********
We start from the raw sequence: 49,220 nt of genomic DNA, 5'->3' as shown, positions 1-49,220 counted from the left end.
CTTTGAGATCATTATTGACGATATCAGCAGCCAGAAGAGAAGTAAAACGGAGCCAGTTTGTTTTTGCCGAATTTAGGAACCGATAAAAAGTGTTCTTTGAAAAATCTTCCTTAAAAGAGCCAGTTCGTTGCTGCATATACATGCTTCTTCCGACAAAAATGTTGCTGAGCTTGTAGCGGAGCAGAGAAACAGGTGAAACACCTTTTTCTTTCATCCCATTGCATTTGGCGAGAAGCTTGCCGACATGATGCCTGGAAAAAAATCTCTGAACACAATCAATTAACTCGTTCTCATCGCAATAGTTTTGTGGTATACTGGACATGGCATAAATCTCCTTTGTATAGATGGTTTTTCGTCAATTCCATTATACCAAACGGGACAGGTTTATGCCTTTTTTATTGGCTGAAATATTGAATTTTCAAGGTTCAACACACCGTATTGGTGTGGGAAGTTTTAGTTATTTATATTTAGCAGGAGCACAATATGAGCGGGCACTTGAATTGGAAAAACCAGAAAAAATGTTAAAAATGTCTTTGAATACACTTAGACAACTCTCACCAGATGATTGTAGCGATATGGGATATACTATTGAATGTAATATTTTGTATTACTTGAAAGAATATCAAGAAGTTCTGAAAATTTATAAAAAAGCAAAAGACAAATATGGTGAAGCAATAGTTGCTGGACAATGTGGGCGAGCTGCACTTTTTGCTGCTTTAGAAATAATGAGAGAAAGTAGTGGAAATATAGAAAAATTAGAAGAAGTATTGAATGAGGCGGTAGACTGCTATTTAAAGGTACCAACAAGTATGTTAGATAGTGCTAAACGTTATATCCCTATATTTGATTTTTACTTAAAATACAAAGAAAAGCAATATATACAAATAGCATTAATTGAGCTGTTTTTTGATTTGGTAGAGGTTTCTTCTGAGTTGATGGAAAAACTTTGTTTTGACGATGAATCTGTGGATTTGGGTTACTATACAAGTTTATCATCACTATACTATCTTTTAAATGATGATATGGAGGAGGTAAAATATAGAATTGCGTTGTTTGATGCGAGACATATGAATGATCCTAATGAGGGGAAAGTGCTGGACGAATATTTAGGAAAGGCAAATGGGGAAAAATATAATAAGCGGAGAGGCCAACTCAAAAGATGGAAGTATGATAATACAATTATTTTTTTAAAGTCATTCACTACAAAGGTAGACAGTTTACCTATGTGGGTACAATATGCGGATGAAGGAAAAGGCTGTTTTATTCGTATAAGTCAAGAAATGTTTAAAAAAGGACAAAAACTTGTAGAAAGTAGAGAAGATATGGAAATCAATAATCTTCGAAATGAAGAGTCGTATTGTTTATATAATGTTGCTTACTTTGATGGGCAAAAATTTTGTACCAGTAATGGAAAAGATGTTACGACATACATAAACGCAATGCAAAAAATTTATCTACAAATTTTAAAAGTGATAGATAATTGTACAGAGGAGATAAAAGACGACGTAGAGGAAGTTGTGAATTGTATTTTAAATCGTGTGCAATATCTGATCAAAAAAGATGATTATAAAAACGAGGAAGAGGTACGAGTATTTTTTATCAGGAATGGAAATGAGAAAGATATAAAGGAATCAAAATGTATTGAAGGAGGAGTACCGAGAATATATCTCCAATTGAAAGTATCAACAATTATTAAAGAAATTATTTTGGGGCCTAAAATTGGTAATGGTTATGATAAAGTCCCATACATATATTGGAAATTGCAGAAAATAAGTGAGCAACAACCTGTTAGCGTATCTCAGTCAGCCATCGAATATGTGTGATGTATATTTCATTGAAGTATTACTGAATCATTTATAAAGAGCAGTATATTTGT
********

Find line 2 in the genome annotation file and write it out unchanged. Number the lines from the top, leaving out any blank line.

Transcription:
CTTTGAGATCATTATTGACGATATCAGCAGCCAGAAGAGAAGTAAAACGGAGCCAGTTTGTTTTTGCCGAATTTAGGAACCGATAAAAAGTGTTCTTTGAAAAATCTTCCTTAAAAGAGCCAGTTCGTTGCTGCATATACATGCTTCTTCCGACAAAAATGTTGCTGAGCTTGTAGCGGAGCAGAGAAACAGGTGAAACACCTTTTTCTTTCATCCCATTGCATTTGGCGAGAAGCTTGCCGACATGATGCCTGGAAAAAAATCTCTGAACACAATCAATTAACTCGTTCTCATCGCAATAGTTTTGTGGTATACTGGACATGGCATAAATCTCCTTTGTATAGATGGTTTTTCGTCAATTCCATTATACCAAACGGGACAGGTTTATGCCTTTTTTATTGGCTGAAATATTGAATTTTCAAGGTTCAACACACCGTATTGGTGTGGGAAGTTTTAGTTATTTATATTTAGCAGGAGCACAATATGAGCGGGCACTTGAATTGGAAAAACCAGAAAAAATGTTAAAAATGTCTTTGAATACACTTAGACAACTCTCACCAGATGATTGTAGCGATATGGGATATACTATTGAATGTAATATTTTGTATTACTTGAAAGAATATCAAGAAGTTCTGAAAATTTATAAAAAAGCAAAAGACAAATATGGTGAAGCAATAGTTGCTGGACAATGTGGGCGAGCTGCACTTTTTGCTGCTTTAGAAATAATGAGAGAAAGTAGTGGAAATATAGAAAAATTAGAAGAAGTATTGAATGAGGCGGTAGACTGCTATTTAAAGGTACCAACAAGTATGTTAGATAGTGCTAAACGTTATATCCCTATATTTGATTTTTACTTAAAATACAAAGAAAAGCAATATATACAAATAGCATTAATTGAGCTGTTTTTTGATTTGGTAGAGGTTTCTTCTGAGTTGATGGAAAAACTTTGTTTTGACGATGAATCTGTGGATTTGGGTTACTATACAAGTTTATCATCACTATACTATCTTTTAAATGATGATATGGAGGAGGTAAAATATAGAATTGCGTTGTTTGATGCGAGACATATGAATGATCCTAATGAGGGGAAAGTGCTGGACGAATATTTAGGAAAGGCAAATGGGGAAAAATATAATAAGCGGAGAGGCCAACTCAAAAGATGGAAGTATGATAATACAATTATTTTTTTAAAGTCATTCACTACAAAGGTAGACAGTTTACCTATGTGGGTACAATATGCGGATGAAGGAAAAGGCTGTTTTATTCGTATAAGTCAAGAAATGTTTAAAAAAGGACAAAAACTTGTAGAAAGTAGAGAAGATATGGAAATCAATAATCTTCGAAATGAAGAGTCGTATTGTTTATATAATGTTGCTTACTTTGATGGGCAAAAATTTTGTACCAGTAATGGAAAAGATGTTACGACATACATAAACGCAATGCAAAAAATTTATCTACAAATTTTAAAAGTGATAGATAATTGTACAGAGGAGATAAAAGACGACGTAGAGGAAGTTGTGAATTGTATTTTAAATCGTGTGCAATATCTGATCAAAAAAGATGATTATAAAAACGAGGAAGAGGTACGAGTATTTTTTATCAGGAATGGAAATGAGAAAGATATAAAGGAATCAAAATGTATTGAAGGAGGAGTACCGAGAATATATCTCCAATTGAAAGTATCAACAATTATTAAAGAAATTATTTTGGGGCCTAAAATTGGTAATGGTTATGATAAAGTCCCATACATATATTGGAAATTGCAGAAAATAAGTGAGCAACAACCTGTTAGCGTATCTCAGTCAGCCATCGAATATGTGTGATGTATATTTCATTGAAGTATTACTGAATCATTTATAAAGAGCAGTATATTTGT